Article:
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culture

A New Chapter in Book Borrowing

Toronto's Little Free Libraries offer a novel and whimsical way to share the joy of reading.

Toronto's first Little Free Library.

Toronto's first Little Free Library.

Toronto loves its libraries. Never was this more evident than when public library hours—and entire branches—were threatened with cuts last year. But for library lovers who may want to switch it up from time to time, or who are loath to face being last on a long hold list, there is another option for book borrowing. It’s called the Little Free Library.

These birdhouse-sized libraries, already available in locations around the world, are beginning to appear in the Beach. They offer communities access to free books 24 hours a day, seven days a week, no membership required. There are no late fees, and very few rules for borrowing.

“The idea is for people to take a book and return a book, even if it’s returned to a different spot,” explains Bill Wrigley, a Beach resident and steward of Toronto’s original Little Free Library, at 304 Lee Avenue. “These are lending libraries in the best sense.”

The Little Free Library movement, while still in its infancy in Toronto, has gained traction across the world. In 2009, Todd Bol, of Hudson, Wisconsin, was searching for a way to honour his late school-teacher mother. He built a miniature wooden one-room schoolhouse, set it up outside his home, and filled it with books. After enlisting some help spreading the word about his idea, the movement quickly snowballed across America’s midwest. Eventually, it spread across the globe, to places as far as Ghana, Germany, and England.

Wrigley, the leader of the movement in Canada, set up Toronto’s first Little Free Library—the organization’s 217th registered library—in his front yard. His goal is to work with the Beach and Annex communities to install 20 of the tiny structures. He believes that there are already six or seven in the Beach community, though only two are officially registered.

While Wrigley, who is nearing his eightieth birthday, got involved in the project solely for a little self-fulfillment, he says the lending program has turned into something “magical.”

“Once a book goes in, it is no longer mine,” Wrigley explains. “It’s now a book of the people.”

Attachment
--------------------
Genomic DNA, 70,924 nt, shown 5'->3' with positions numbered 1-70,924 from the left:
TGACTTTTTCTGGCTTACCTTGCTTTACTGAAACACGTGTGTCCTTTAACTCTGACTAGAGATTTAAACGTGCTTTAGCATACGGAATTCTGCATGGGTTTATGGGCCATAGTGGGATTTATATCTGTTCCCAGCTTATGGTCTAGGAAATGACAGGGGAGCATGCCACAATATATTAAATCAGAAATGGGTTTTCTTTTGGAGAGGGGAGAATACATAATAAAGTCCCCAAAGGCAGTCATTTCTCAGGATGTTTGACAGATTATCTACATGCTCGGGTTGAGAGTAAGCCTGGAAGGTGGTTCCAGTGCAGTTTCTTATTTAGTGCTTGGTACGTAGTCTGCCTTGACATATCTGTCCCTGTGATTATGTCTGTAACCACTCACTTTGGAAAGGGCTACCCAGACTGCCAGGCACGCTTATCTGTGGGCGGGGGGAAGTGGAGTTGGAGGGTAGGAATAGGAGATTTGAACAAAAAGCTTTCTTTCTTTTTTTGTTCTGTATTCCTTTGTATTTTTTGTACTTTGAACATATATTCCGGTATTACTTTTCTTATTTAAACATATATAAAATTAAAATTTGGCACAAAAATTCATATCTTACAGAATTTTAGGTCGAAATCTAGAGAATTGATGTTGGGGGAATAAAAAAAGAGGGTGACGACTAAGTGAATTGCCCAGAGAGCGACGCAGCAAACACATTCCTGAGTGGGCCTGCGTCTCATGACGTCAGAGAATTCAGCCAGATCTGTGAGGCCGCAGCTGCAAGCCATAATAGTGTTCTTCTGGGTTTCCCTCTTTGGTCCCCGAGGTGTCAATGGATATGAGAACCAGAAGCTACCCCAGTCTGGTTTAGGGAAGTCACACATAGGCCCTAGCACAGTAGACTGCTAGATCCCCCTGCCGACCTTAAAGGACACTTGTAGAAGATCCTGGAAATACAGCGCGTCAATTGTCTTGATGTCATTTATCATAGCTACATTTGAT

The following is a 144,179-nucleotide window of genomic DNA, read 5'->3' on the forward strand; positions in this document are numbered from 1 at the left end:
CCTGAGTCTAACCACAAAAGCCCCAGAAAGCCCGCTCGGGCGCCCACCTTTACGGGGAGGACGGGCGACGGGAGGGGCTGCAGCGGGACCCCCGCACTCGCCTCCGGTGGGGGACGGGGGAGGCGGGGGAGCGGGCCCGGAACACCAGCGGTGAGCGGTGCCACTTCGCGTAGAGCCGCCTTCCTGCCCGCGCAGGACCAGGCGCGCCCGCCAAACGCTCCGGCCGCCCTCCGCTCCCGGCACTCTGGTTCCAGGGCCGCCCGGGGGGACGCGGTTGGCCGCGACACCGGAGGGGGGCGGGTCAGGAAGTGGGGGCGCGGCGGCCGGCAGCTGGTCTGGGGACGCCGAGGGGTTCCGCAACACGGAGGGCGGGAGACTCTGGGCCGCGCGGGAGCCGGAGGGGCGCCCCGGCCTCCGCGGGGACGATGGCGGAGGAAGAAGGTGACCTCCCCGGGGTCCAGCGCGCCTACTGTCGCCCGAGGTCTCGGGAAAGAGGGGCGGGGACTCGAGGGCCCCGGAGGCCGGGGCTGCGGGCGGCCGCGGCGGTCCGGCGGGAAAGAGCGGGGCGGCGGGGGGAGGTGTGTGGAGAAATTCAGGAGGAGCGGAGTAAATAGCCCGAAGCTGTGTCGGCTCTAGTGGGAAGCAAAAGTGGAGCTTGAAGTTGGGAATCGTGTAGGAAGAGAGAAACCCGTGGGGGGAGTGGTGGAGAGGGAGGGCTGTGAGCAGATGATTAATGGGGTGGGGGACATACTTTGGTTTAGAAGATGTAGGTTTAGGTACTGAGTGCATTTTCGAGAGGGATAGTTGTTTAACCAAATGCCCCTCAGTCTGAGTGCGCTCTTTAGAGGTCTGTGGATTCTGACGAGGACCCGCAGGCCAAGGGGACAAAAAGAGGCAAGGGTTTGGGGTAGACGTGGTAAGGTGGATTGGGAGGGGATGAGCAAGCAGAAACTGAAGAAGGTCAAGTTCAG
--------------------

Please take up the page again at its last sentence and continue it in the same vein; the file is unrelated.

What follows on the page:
The community has caught on. Wrigley’s first Little Library, a small white cabinet designed to resemble the Beach branch of Toronto Public Library, launched on December 3 of last year, and has been going strong ever since. It moves six to ten books a day, and about 40 on busy weekends. Wrigley’s fondest memory of the project to date is seeing a group of young girls congregate on the his front lawn, reading books and chatting quietly, sprawled out on the grass.

“We live our lives going 100 miles an hour, but this allows people to stop and talk to each other,” Wrigley says. “It’s all about the joy of sitting down with a good book and getting lost in it.”

Monique Richard, another Beach-area Little Free Library steward, shares Wrigley’s passion for books, and is also interested in encouraging childhood literacy. She invested hundreds of dollars in purchasing and installing a Little Library.

“One of my main aims is to counter-push the influence of computers,” says Richard. “Parents need to bring home books and read them with their children.”

Though her library is focused on the needs of children, Richard also ensures she provides good reading material for adults. Well aware of the frustrations that come with long waits for popular books at the public library, she keeps her library—a small green cabinet in her front yard—stocked with recent bestsellers, including Fifty Shades of Grey, The Help, and a selection of popular magazines, simply because that’s what people like to read. She also offers up personal favourites, such as Jane Urquhart’s The Stone Carvers, so she can offer recommendations to regular visitors.

What’s next? Wrigley considers the project to be in its early stages in Toronto. He and others involved are reaching out to city councillors, BIAs, and community groups to help the program grow. He’s so committed to the project that he gives an average of two presentations a week to get the word out.

The plan is to expand into areas in need, as was done in the United States. Wrigley has his sights set on Regent Park, where the nearest public library is on the outskirts of the community.

“Wouldn’t it be wonderful to have three of four of these little libraries within Regent Park?” Wrigley asks. “In Chicago, for example, several have been installed in places where children may have never before had a chance to borrow books.”

Wrigley would also like to see more Little Free Libraries in Toronto’s public spaces, including parks. He has been working with city councillors, including Mary-Margaret McMahon (Ward 32, Beaches-East York), who is supportive of the project. While aware that there is a certain level of bureaucracy and red tape involved, Wrigley is committed, and he’s not easily deterred by paperwork.

“The mills of the gods grind slowly,” he says. “But that’s okay, we’ve got the time.”



Photos by Alex Pietrowski from the Torontoist Flickr Pool.

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